Hardecourt During WW1
The Great War first came to Hardecourt in late August 1914 following the Battle of Le Cateau on the 26th August. The British and German Armies had separated and as the Allies fell back to defend Paris, von Klucks First German Army swung across to the north. His IV Reserve Corps moved into the Somme area from the east, through Hardecourt, Montauban and Maricourt and having taken Albert, turned south through Amiens to fight the Battle of the Marne. When the Battle resulted in stalemate, both sides began the race to the sea.
On the 26th September 1914 the French 45e R. I. 11th Division from the province of Lorraine found themselves holding the Hardecourt, Maricourt, Peronne road area. At the same time the 22nd Bavarian Infantry Reg arrived from the south in the area of Maurepas after a march of 51 kilometers. The 2nd Battalion commanded by Major Nagelsbach received orders to take Hardecourt then advance on to Maricourt. The Bavarians captured Hardecourt but the assault on Maricourt failed and over the next two days the Bavarian Division tired everything to out-flank Maricourt via Montauban and Faviere Wood, the end of the fight finished in stalemate.
The front line was now fixed, the French held Maricourt with their trenches running along the eastern edge of Maricourt Wood and the Bavarians held Hardecourt with their trenches running to the eastern edge of Faviere Wood or Bayern Wald to the Bavarians. For the next 21 months these positions remained almost unchanged, apart from what is described as a few minor local operations. Although there were daily casualties as there were all along the trench lines, Reserve Leutnant Franz Demmel Bavarian Inf Leibregiment served in the trenches in front of Hardecourt.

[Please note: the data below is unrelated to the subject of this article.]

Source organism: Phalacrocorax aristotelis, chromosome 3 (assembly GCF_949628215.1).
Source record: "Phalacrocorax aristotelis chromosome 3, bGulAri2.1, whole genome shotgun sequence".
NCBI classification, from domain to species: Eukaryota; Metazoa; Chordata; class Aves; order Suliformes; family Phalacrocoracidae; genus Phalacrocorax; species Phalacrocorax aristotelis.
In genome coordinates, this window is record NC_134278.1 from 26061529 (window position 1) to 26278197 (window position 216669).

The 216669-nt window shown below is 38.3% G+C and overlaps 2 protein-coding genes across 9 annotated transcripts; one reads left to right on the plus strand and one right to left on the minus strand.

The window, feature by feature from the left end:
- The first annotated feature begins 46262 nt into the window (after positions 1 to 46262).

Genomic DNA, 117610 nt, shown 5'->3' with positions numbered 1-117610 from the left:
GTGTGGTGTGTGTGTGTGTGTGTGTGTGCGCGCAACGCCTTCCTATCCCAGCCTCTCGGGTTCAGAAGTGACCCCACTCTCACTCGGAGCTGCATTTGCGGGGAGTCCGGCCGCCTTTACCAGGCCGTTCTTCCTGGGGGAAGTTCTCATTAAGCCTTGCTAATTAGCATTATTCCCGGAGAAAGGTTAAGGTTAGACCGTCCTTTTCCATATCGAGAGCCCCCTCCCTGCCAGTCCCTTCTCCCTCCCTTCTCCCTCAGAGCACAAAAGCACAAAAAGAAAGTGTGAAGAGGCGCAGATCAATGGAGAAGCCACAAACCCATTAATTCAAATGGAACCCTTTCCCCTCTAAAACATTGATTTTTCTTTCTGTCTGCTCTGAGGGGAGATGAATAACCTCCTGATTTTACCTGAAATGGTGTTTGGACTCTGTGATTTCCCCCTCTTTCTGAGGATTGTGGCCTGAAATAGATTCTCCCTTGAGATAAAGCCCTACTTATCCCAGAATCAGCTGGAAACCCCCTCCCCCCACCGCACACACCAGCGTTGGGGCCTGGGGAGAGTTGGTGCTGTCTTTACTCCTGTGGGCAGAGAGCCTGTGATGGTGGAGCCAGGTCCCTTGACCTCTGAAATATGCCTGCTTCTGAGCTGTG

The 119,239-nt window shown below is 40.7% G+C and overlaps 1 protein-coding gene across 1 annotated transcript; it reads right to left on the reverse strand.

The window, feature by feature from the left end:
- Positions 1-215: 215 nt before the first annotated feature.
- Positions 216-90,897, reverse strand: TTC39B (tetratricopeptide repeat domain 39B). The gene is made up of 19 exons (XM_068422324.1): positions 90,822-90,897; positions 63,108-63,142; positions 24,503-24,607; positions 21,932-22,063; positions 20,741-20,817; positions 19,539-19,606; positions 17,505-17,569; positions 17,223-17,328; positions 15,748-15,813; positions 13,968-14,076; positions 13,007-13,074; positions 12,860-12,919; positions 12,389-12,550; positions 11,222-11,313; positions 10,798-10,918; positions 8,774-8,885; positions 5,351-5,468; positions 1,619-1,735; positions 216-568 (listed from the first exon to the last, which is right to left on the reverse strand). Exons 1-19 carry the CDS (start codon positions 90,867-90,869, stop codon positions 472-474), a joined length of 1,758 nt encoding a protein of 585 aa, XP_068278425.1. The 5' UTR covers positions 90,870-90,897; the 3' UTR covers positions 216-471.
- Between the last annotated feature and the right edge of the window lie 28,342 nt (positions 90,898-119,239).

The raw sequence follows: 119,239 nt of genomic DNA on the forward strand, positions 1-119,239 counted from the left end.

"On Easter Sunday, the 4th April, we marked the day in the morning with a church service, then in the evening we marched to our position, this time in the so-called 'Hollow Copse', opposite Maricourt and not far from Hardecourt. The dugouts were well made and practically shell proof, which was just as well, because there was much artillery fire. We had one man killed during the relief. Our comrade Schonig was killed by a shrapnel ball, just after he had gone on sentry duty. We mourned him as a kindly man, keen to do his duty and buried him in a small hollow near the position. "
During the first week of January 1916 the British 30th Division took over the front line in front of Maricourt Wood. With the 17th and 20th Bn's Kings Liverpool's being the right-hand troops of the British Army joining with the French Army at a point known as Chem des Anglais on the northern edge of Maricourt Wood. Although it was suppose to be a quiet sector 5,000 German shells were fired on the Divisional area in 24 hours on the 28th January, followed by a raid of 100 Germans on the 29th. By June 1916 plans were being finalised for the joint French and British 'Big Push' and on the 24th June the preliminary bombardment of the Germans trenches, Faviere and Hardecourt began.